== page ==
Rockets First NBA Team to Dedicate Front Office Slot to EsportsBy
Sebastian Park, 25, named director of esports development
Owner Les Alexander looking to invest in $500 million industy
The NBA’s Houston Rockets have hired an esports executive to guide the franchise into the rapidly growing world of competitive video gaming.
Sebastian Park, who starts Thursday as director of esports development, will assess how the Rockets and owner Les Alexander can join the $500 million industry, both as an investment and to expand the reach of the 49-year-old basketball franchise.
“Nothing is off the table,” said Park, 25. “We’re going to look at everything.”
That could mean buying teams, or getting involved at the event or league levels. It also could place the Rockets brand directly into the world of competitive gaming, a step taken by various clubs in Europe, but not yet adopted by the handful of other NBA owners who have recently invested in esports teams. Those decisions will be made over time, Park said, a luxury that the Rockets have.
“What really drew me to the Rockets was their ability to say, ‘There are things we know, and things we don’t know. We know the esports space is valuable, now let’s take time and really figure it out,”’ Park said.
Alexander is just the latest National Basketball Association owner to see that value -- a belief shared by NBA Commissioner Adam Silver -- but the first to dedicate a front-office executive. Earlier this year, the owners of the Philadelphia 76ers purchased and merged two esports teams. Sacramento Kings co-owners Mark Mastrov and Andy Miller have also invested in a team alongside Shaquille O’Neal, while Washington Wizards owner Ted Leonsis and Golden State Warriors part-owner Peter Guber teamed up to acquire another.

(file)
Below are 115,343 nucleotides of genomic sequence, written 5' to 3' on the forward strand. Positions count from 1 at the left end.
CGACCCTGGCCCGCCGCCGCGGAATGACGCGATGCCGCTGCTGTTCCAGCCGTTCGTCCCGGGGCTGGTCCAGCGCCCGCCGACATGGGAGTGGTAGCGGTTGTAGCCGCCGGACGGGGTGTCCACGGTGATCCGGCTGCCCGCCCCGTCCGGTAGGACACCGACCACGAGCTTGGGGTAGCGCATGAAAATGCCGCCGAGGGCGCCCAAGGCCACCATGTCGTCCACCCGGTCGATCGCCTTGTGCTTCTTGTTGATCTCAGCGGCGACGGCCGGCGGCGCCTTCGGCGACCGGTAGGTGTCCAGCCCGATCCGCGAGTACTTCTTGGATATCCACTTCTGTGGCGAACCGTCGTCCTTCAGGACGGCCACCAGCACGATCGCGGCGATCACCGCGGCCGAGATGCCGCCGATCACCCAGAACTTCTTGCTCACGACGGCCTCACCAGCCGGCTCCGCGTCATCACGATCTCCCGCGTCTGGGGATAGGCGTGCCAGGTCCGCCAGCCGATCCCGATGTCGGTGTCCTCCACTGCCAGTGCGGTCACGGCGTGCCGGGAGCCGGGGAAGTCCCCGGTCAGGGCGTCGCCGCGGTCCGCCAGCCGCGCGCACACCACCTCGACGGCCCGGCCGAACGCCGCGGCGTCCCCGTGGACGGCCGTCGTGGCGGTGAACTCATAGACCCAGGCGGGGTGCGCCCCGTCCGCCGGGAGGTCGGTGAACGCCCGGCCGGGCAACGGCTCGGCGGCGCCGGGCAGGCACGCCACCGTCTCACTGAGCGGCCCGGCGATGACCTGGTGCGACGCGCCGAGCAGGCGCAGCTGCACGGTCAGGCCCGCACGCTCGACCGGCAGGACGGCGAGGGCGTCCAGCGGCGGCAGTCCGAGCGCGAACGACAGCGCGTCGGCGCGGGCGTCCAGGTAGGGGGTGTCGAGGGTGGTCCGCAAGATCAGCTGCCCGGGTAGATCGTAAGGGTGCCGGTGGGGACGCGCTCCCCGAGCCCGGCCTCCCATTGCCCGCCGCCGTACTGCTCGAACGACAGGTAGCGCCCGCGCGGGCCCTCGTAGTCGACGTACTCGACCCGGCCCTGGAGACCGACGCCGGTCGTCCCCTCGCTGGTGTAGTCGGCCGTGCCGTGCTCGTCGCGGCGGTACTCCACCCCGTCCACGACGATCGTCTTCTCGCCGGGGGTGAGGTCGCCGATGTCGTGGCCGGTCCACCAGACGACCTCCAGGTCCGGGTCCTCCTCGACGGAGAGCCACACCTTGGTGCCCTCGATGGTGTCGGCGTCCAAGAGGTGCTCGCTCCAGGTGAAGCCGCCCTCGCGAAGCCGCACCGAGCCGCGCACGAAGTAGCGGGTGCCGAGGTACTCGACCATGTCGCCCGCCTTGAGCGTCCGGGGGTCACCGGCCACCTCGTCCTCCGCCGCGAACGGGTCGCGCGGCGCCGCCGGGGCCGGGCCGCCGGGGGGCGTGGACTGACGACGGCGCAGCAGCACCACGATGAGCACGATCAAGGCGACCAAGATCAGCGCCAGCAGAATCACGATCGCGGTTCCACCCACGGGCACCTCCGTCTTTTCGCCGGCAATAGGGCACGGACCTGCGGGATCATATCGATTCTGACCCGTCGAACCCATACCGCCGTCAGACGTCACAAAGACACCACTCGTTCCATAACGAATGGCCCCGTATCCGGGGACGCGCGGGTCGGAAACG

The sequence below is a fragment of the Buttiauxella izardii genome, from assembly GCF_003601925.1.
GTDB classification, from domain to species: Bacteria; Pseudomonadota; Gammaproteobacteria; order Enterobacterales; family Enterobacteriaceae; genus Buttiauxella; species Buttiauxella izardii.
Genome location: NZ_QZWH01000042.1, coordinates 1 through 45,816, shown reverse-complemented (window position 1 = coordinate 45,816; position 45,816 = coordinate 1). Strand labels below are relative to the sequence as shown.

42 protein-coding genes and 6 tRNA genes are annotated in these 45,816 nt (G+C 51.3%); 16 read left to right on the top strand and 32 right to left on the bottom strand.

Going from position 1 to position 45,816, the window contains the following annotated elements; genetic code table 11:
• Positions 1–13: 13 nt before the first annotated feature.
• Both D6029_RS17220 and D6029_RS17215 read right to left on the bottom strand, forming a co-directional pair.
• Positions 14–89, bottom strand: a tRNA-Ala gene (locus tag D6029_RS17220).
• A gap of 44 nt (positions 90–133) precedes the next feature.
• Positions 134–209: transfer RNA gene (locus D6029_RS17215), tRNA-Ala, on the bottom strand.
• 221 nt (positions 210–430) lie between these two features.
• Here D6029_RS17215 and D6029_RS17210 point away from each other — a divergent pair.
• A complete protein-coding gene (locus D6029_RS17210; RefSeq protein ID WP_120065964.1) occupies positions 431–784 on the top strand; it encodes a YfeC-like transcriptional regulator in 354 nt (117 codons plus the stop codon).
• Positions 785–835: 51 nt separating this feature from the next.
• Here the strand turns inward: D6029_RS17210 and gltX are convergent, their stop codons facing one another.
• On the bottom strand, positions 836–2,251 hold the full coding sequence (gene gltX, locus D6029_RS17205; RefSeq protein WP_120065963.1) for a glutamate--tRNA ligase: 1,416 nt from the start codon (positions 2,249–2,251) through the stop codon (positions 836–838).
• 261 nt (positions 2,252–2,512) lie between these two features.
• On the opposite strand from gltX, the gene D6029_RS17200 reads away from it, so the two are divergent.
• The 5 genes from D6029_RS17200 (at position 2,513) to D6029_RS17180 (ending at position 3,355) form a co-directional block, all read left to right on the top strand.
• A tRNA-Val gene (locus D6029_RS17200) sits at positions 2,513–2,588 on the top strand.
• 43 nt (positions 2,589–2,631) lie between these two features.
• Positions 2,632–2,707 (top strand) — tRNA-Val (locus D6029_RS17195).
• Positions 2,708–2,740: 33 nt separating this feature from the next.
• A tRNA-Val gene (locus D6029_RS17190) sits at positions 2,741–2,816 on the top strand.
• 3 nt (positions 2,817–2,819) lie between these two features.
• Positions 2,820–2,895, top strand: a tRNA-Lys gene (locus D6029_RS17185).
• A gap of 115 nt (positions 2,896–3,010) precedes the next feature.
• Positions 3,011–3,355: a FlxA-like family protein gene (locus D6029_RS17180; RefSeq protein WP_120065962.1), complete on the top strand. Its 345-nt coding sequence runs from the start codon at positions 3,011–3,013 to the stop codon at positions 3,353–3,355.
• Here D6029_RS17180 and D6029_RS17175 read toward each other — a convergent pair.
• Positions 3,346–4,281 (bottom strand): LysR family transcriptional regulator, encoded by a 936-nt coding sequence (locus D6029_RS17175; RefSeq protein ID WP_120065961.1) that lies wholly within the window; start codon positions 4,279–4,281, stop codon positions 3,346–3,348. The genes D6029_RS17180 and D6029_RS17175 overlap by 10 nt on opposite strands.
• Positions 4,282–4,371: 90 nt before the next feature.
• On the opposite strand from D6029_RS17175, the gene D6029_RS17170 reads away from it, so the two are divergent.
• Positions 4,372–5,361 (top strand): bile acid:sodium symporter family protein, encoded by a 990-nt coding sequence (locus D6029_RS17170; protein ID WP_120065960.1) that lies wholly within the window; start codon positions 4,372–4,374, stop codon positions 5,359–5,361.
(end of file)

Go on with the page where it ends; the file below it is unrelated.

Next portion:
Competitive video gaming will generate about $500 million in 2016, according to a recent Newzoo report. That’s up from about $200 million just two years ago, and Newzoo projects it to eclipse $1 billion by 2019.
The competitions, which include fantasy games likes League of Legends and Overwatch, and sports games like EA’s FIFA soccer franchise, have about 292 million viewers worldwide -- mostly young men, many of whom consume media not via the traditional cable television model, but rather through digital avenues like Alphabet Inc.’s YouTube and Amazon.com Inc.’s Twitch.
That’s the audience that sports franchises across the U.S. are struggling to reach. Alexander and Rockets General Manager Daryl Morey, known for his interest in emerging technology and analytics, have followed esports for a while, but the world of professional gaming is fragmented, disorganized and global. The Rockets executives will rely on Park to make sense of it all.
That means managing an industry where the popular games are constantly changing, and gamers move around from team to team with little regulation or framework. That can be hard for smaller esports companies, but presents a unique opportunity for the Rockets, who have a billionaire owner and can take a long-term approach.
“A lot of people look at esports myopically, as something that needs to explode in the next week to make ends meet, and I was there, I ran a team in that manner,” said Park, who co-owned Team Archon until earlier this year. “The Rockets can approach this not from the perspective of a start-up, but as an organization that can make bets with the purpose of being a major player in this space.”
Park broke into the competitive gaming world by running the esports sponsorship division at domain registrar NameCheap in Los Angeles. He left his position as Chief Executive Officer of Team Archon earlier this year and has been consulting for the past six months.
— With assistance by Scott Soshnick